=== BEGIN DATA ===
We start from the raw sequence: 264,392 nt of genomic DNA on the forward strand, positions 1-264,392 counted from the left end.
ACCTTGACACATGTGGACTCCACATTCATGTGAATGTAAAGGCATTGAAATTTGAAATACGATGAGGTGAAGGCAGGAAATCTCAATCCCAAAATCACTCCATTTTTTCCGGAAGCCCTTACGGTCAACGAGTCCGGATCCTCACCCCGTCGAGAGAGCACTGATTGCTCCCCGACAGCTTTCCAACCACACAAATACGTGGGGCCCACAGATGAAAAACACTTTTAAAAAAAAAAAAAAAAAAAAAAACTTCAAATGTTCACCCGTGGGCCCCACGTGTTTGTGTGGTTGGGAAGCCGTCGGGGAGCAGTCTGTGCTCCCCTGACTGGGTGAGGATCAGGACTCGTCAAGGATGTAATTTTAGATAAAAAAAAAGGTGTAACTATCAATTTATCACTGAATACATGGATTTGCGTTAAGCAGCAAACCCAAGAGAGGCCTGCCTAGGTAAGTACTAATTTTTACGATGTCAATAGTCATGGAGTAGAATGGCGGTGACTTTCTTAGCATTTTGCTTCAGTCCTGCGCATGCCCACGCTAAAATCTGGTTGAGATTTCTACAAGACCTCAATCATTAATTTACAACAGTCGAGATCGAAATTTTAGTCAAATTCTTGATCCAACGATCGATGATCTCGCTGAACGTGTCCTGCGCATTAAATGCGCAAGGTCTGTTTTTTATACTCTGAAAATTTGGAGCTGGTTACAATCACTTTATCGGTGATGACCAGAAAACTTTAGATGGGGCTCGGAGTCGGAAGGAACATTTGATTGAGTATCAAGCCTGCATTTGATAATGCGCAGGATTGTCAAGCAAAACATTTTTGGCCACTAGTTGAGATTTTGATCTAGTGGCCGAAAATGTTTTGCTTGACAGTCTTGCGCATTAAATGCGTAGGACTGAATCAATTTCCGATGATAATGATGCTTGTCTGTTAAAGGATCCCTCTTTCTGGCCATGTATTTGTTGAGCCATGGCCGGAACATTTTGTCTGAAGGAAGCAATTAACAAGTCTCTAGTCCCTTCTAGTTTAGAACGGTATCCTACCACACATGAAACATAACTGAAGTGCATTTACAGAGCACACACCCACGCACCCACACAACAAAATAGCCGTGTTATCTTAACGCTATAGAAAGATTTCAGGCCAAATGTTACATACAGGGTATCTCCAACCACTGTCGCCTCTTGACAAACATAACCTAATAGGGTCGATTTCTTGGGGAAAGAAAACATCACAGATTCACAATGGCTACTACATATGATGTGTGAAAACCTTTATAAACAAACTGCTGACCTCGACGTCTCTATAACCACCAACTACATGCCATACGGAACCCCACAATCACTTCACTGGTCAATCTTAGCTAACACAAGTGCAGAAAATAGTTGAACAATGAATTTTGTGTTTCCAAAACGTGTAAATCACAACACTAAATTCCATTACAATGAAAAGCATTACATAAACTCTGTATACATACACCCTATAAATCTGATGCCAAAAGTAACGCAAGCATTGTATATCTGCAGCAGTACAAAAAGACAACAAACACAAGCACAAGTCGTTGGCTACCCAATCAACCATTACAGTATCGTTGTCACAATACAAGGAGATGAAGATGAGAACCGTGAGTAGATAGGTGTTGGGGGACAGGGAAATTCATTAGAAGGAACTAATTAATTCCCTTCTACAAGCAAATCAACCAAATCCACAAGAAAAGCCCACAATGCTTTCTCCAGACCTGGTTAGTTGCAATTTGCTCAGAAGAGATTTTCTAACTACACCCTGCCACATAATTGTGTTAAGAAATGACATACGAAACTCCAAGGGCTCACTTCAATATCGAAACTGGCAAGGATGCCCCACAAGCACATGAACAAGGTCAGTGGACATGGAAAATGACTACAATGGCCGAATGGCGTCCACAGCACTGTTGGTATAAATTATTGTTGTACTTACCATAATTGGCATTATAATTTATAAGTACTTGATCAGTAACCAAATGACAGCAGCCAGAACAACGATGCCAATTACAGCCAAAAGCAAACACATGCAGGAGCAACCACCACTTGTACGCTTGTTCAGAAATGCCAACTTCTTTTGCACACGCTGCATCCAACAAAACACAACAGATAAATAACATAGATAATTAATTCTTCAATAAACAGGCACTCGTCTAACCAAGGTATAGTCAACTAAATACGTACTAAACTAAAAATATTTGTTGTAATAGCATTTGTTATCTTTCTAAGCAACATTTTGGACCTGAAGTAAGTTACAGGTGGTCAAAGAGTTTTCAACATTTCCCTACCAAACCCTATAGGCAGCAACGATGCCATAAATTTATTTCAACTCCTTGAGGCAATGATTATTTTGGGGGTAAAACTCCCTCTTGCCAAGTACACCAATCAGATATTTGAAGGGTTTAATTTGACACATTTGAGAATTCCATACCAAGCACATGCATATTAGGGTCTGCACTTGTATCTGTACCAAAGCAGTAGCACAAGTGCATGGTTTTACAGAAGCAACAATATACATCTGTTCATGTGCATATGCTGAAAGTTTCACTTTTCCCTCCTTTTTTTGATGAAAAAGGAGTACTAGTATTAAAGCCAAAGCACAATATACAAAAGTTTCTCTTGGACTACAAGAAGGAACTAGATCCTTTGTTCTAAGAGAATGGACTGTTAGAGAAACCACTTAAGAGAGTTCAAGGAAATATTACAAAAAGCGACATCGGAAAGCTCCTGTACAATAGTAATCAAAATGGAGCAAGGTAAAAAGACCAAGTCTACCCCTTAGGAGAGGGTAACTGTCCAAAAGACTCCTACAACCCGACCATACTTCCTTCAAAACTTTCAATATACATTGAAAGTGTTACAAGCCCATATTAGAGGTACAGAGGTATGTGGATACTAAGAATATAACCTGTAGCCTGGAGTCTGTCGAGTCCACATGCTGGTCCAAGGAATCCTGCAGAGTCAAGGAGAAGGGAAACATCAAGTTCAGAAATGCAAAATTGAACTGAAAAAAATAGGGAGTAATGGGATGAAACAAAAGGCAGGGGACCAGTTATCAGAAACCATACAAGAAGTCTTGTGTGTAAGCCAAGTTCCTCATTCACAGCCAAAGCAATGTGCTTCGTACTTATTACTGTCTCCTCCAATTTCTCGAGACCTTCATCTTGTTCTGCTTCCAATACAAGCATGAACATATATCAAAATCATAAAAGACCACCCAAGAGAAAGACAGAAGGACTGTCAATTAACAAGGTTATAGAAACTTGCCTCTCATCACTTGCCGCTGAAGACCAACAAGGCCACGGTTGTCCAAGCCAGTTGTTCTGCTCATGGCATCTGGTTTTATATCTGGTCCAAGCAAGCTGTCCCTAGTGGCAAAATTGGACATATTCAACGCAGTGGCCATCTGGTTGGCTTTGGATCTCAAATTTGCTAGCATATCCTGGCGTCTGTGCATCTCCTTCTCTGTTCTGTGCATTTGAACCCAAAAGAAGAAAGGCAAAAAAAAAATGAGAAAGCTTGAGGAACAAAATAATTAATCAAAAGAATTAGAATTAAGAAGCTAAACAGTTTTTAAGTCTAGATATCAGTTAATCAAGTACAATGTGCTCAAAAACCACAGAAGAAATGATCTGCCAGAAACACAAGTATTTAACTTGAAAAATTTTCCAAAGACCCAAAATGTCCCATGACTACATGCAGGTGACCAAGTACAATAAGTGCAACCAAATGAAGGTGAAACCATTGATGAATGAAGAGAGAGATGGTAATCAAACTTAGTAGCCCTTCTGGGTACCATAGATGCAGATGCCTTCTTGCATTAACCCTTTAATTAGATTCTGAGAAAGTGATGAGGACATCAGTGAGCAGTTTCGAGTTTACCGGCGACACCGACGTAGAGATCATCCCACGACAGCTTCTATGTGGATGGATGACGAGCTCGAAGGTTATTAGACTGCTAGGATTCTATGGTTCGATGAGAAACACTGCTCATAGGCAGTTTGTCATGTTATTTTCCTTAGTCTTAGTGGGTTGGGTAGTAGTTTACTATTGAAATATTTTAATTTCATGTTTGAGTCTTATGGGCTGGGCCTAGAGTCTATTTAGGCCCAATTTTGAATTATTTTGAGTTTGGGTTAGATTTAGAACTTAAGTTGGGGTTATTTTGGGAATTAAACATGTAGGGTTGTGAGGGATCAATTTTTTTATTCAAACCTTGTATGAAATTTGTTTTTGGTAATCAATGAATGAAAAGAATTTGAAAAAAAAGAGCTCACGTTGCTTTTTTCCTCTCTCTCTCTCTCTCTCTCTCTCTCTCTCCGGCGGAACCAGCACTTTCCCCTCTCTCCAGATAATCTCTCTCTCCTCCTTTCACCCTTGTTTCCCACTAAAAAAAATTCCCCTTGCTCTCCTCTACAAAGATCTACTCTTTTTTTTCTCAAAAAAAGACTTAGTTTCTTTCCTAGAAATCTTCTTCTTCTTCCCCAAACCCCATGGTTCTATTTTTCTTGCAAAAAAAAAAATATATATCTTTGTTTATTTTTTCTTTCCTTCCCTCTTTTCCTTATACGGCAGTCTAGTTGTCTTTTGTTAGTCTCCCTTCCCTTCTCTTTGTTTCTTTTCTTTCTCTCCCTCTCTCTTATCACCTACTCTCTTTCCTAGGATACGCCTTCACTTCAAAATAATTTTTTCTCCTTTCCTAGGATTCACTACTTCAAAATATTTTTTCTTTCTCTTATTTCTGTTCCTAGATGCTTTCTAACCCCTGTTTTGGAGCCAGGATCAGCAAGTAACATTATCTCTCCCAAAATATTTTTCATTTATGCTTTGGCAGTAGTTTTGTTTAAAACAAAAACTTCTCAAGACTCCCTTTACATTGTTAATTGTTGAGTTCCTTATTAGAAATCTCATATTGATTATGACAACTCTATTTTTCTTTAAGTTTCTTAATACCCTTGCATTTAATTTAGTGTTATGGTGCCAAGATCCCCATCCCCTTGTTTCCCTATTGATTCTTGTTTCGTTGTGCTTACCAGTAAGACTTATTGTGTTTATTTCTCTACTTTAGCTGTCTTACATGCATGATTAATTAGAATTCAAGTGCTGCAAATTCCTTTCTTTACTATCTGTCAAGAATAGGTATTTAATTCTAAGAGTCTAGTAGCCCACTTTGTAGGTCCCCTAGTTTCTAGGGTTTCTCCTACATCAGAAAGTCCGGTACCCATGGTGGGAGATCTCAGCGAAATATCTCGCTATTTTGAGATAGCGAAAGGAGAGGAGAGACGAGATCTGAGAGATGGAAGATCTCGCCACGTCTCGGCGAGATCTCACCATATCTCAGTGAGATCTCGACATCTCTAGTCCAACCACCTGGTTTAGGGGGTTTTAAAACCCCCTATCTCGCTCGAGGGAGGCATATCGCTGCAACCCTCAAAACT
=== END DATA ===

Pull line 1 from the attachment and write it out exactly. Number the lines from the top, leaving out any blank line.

We start from the raw sequence: 264,392 nt of genomic DNA on the forward strand, positions 1-264,392 counted from the left end.